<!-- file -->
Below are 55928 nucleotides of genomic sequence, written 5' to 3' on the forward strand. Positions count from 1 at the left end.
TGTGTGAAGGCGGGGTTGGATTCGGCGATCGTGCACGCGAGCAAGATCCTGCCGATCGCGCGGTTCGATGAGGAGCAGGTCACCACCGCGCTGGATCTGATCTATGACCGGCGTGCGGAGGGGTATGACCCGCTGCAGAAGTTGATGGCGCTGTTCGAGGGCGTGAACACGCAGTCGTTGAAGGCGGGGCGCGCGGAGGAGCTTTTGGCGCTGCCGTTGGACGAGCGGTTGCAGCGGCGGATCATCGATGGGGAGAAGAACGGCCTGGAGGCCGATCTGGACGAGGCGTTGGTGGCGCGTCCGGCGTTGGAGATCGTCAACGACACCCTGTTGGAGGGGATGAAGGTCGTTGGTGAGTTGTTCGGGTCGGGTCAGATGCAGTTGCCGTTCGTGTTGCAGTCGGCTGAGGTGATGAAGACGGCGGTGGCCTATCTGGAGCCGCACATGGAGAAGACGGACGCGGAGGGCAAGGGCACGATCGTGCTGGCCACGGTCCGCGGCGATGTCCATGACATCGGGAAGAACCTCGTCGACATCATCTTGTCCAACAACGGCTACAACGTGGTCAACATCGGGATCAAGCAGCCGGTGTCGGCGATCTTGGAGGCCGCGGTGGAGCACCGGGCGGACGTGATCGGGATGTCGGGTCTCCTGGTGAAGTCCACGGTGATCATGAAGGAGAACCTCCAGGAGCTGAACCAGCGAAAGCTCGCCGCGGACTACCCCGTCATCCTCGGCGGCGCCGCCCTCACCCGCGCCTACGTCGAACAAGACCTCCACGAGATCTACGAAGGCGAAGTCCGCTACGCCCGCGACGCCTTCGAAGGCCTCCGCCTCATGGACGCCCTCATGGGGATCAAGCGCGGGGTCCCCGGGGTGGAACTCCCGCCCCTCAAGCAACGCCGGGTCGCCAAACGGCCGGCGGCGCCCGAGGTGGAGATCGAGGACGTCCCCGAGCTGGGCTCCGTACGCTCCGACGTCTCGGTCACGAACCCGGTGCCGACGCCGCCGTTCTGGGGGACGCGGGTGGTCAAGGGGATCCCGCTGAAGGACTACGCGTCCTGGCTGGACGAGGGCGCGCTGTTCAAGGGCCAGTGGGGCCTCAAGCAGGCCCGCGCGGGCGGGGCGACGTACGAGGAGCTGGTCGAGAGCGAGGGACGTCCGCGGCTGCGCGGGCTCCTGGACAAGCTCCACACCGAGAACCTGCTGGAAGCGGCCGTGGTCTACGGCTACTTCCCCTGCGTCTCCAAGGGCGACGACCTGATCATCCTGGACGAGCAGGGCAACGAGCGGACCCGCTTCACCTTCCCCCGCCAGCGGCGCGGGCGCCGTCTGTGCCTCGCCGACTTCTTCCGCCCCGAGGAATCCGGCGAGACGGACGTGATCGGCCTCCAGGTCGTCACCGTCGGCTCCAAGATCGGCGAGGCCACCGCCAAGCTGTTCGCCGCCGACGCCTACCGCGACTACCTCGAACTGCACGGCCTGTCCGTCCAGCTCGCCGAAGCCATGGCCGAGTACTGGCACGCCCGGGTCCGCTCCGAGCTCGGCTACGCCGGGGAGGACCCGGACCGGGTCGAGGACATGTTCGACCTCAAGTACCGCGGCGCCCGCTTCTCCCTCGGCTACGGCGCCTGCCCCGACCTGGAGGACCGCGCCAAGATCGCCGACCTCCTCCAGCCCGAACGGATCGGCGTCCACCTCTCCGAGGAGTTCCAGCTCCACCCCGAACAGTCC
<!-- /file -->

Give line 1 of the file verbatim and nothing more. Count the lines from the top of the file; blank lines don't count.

Below are 55928 nucleotides of genomic sequence, written 5' to 3' on the forward strand. Positions count from 1 at the left end.